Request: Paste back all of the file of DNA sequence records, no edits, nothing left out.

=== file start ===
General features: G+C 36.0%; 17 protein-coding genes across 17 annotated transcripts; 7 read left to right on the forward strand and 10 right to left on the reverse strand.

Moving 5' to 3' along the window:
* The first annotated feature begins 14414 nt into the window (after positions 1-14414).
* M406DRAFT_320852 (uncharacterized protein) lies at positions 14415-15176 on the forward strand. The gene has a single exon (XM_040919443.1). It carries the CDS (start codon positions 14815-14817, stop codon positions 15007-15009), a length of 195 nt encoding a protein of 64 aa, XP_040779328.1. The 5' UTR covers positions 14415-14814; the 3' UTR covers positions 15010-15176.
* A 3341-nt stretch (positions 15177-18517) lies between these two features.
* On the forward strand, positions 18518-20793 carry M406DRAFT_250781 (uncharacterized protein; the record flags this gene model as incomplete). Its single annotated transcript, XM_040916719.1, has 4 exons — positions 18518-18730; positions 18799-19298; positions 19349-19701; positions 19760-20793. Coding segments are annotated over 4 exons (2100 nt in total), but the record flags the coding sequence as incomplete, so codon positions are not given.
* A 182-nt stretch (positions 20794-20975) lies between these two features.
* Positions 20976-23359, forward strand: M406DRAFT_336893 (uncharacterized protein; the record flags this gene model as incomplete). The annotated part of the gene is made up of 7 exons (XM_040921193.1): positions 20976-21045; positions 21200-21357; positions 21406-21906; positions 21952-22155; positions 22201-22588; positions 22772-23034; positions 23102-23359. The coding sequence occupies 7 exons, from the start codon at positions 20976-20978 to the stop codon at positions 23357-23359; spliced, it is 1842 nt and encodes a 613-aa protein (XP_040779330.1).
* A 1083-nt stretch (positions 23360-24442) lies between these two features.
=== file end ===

General features: G+C 36.0%; 17 protein-coding genes across 17 annotated transcripts; 7 read left to right on the forward strand and 10 right to left on the reverse strand.

Moving 5' to 3' along the window:
* The first annotated feature begins 14414 nt into the window (after positions 1-14414).
* M406DRAFT_320852 (uncharacterized protein) lies at positions 14415-15176 on the forward strand. The gene has a single exon (XM_040919443.1). It carries the CDS (start codon positions 14815-14817, stop codon positions 15007-15009), a length of 195 nt encoding a protein of 64 aa, XP_040779328.1. The 5' UTR covers positions 14415-14814; the 3' UTR covers positions 15010-15176.
* A 3341-nt stretch (positions 15177-18517) lies between these two features.
* On the forward strand, positions 18518-20793 carry M406DRAFT_250781 (uncharacterized protein; the record flags this gene model as incomplete). Its single annotated transcript, XM_040916719.1, has 4 exons — positions 18518-18730; positions 18799-19298; positions 19349-19701; positions 19760-20793. Coding segments are annotated over 4 exons (2100 nt in total), but the record flags the coding sequence as incomplete, so codon positions are not given.
* A 182-nt stretch (positions 20794-20975) lies between these two features.
* Positions 20976-23359, forward strand: M406DRAFT_336893 (uncharacterized protein; the record flags this gene model as incomplete). The annotated part of the gene is made up of 7 exons (XM_040921193.1): positions 20976-21045; positions 21200-21357; positions 21406-21906; positions 21952-22155; positions 22201-22588; positions 22772-23034; positions 23102-23359. The coding sequence occupies 7 exons, from the start codon at positions 20976-20978 to the stop codon at positions 23357-23359; spliced, it is 1842 nt and encodes a 613-aa protein (XP_040779330.1).
* A 1083-nt stretch (positions 23360-24442) lies between these two features.